This study offers a similarly negative account of treatment guideline awareness as identified among doctors in the OTC only study by Fingelton et al. . Participants in this research argued that national referral pathways and treatment guidelines needed to be improved to ensure equal access to licit drug treatment. Existing publications  highlight the continued lack of specialist guidelines for treating OTC and prescription medicine dependence. Current UK drug dependence treatment guidance  indeed recognises the limited evidence available to inform management of these clients .
Lack of funding and resource
HCPs were frustrated at their inability to provide support for these clients due to a lack of funding and resources, linked to wider commissioning concerns, which impacted negatively on attempts to reduce the prevalence of licit drug dependence within England. Commissioning in England is mainly undertaken locally and involves a range of activities related to the procurement of health services. As a result, commissioning of services can often be complex and vary by location. Fingleton et al. similarly reported resource and capacity concerns from UK doctors working in substance misuse treatment services . An NHS investigation into the commissioning of treatment services for OTC and prescription drug dependence also highlighted that treatment was not available across all of England and where it was available, may be inaccessible . The need for commissioning was also reported by McCrorie et al. who explored GP and patient opinions on the factors behind long-term prescribing of opioids for chronic pain . The authors concluded that commissioning was needed to improve access to appropriate specialist services. Of further concern is that UK policy guidance was published in 2013 to support NHS and local authority commissioners but this study suggests such guidance has not resulted in change .
Experience of previous clients provided participants with insights into the type of client or presentation encountered. In relation to implicated drugs, whilst a range was described, including pregabalin, tramadol, benzodiazepines, diazepam, fentanyl and morphine, codeine was most frequently referred to. This reflects existing evidence and foci in the literature, where codeine-containing products and particularly those co-formulated with paracetamol or ibuprofen were considered particularly problematic in relation to harm [1, 7, 18, 26]. Existing literature suggests that those who are dependent on licit drugs may have certain characteristics. Although this study found that the majority of participants believed this issue could affect anybody, some felt clients there was a typical type of presentation, associated with clients who were middle-aged, knowledgeable, functioning, employed, often having families and/or possessing drug-seeking behaviours. This finding was supported by previous research which found that clients dependent on OTC drugs had successful jobs, were knowledgeable and often had university qualifications [16, 27]. Opinions were divided as to whether presentations varied in relation to gender, which reflects equivocal evidence in the literature also, such as OTC abuse for example . UK prescribing treatment data suggests that whilst more males than females present with only prescription and OTC drug problems overall, the proportion of females reporting non-illicit medicine use as opposed to illicit substances is higher among females .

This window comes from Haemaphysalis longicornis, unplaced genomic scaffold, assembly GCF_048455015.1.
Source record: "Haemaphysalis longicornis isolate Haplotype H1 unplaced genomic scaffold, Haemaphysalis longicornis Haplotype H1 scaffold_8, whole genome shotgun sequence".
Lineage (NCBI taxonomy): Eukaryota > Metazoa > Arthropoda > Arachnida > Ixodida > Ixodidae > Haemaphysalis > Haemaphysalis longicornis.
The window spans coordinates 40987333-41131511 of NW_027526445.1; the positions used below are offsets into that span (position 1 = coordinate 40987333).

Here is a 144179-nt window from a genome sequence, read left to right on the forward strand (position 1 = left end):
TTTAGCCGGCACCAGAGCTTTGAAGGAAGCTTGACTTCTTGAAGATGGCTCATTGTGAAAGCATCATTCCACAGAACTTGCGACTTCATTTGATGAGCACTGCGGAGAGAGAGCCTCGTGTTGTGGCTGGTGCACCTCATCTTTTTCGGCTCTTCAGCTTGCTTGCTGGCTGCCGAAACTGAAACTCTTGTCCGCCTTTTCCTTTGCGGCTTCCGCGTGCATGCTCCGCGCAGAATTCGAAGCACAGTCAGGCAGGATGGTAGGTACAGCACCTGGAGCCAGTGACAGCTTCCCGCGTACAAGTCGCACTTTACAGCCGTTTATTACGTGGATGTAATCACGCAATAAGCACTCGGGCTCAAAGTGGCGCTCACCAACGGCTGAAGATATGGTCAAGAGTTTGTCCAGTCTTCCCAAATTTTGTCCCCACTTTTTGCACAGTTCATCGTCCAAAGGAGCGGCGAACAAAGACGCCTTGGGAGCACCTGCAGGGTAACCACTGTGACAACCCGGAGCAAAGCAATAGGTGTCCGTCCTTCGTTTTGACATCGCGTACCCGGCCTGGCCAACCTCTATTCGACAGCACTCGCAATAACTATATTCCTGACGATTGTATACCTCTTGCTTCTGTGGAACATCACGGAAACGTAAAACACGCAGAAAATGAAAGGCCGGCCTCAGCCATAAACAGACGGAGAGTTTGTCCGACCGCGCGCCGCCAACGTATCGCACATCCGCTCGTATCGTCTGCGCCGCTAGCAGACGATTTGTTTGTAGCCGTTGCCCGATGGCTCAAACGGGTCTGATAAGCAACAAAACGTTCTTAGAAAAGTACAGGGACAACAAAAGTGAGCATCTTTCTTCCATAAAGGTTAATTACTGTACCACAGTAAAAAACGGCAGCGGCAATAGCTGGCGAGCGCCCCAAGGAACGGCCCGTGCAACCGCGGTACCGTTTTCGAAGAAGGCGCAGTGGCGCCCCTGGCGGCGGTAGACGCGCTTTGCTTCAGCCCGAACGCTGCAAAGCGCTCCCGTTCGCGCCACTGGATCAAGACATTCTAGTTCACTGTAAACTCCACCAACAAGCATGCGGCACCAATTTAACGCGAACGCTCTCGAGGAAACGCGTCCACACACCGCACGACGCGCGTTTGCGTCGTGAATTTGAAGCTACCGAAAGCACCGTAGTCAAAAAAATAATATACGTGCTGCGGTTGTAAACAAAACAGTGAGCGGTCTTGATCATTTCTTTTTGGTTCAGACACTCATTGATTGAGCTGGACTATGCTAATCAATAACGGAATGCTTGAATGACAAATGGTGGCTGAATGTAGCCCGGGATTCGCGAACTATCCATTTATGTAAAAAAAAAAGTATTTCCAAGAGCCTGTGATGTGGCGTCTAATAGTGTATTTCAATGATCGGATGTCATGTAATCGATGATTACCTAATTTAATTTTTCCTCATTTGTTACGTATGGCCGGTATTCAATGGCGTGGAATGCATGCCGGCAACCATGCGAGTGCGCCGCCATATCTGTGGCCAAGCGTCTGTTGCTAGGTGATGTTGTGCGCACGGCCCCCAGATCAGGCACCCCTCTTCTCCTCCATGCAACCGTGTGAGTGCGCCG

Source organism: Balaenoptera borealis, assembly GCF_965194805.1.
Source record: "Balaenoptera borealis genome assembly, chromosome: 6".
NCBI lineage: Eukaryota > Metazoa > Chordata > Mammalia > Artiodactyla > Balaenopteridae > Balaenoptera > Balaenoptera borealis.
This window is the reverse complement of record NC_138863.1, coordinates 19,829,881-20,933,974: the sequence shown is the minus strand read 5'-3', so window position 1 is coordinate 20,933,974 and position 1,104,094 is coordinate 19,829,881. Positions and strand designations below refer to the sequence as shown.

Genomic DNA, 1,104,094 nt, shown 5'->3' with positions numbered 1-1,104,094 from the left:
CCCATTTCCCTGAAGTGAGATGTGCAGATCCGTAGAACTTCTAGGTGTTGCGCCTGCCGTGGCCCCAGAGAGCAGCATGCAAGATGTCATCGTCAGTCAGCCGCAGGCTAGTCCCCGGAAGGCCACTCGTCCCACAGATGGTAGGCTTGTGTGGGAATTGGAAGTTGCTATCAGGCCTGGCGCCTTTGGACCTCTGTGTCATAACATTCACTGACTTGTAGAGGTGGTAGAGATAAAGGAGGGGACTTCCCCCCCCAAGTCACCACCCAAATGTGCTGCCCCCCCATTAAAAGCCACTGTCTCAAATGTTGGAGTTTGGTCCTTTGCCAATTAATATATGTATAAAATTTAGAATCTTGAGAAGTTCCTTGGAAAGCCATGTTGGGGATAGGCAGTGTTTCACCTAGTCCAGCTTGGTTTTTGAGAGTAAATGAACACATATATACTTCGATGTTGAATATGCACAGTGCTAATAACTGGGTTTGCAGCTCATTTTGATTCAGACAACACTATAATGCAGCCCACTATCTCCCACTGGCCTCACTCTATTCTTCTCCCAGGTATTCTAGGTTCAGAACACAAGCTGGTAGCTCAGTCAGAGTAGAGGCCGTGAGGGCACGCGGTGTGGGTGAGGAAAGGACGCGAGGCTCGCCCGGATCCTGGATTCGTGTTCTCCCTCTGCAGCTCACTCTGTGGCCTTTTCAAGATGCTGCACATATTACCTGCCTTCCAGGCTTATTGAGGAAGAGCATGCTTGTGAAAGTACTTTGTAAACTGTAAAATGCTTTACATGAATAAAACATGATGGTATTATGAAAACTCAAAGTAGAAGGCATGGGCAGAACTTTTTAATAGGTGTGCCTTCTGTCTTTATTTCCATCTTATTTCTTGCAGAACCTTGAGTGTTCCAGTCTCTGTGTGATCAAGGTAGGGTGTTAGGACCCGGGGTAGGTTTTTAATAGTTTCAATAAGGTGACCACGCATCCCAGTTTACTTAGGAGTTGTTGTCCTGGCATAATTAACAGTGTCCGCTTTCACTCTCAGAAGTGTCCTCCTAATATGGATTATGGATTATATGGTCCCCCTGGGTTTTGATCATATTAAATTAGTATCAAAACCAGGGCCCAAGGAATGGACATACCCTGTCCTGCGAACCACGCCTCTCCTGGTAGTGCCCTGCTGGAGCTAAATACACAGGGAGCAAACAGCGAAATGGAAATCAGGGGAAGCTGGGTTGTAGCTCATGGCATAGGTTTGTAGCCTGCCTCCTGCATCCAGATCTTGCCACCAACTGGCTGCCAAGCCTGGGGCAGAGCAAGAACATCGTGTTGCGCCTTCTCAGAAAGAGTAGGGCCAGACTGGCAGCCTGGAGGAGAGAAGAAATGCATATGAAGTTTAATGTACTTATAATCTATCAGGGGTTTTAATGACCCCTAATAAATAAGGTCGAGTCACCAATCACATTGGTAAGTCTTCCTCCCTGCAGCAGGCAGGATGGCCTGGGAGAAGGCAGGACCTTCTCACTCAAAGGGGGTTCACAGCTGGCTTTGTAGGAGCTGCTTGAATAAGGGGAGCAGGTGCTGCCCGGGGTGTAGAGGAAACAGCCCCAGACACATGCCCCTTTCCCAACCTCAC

Various service improvements were suggested which were felt would improve client access but required further resources to either reform existing services or create a new specific service. Future specific services would have to meet the specific needs of this client group, provide a holistic approach, and reduce stigma around attendance at drug treatment services. Offering services in GP practices or pain management clinics were recommended where the former were argued to have benefits of better access, and reducing stigma. Participants considered that GPs were best placed to take the lead in managing clients with licit drug dependence. However, they acknowledged that a lack of resources, time and knowledge might be an issue. Early interventions in GP practices have been argued to reduce prescribing and increase service engagement but GPs may have difficulty assimilating all prescribing information available to them  and some GPs do not consider general practice to be a suitable setting for codeine dependence management . Research has also suggested that clients may be reluctant to visit a GP due to confidentiality concerns, poor existing relationships, and desires to conceal their issues . Furthermore, clients believed GPs considered OTC drug dependence to be less serious than other dependencies . Establishing a specialist service within pain management clinics would enable HCPs to manage both the dependence and the initial reason for the drug prescription. A further suggestion made by all participants was for a collaborative system where GPs, pharmacies, drug treatment centres, and, mental health services worked much more closely to provide a holistic service. All stakeholders’ roles were considered necessary for the effective management of OTC and prescription drug dependence. This view was supported by earlier findings from NTASM where the importance of integrated services, pain management services, and psychological therapies was highlighted .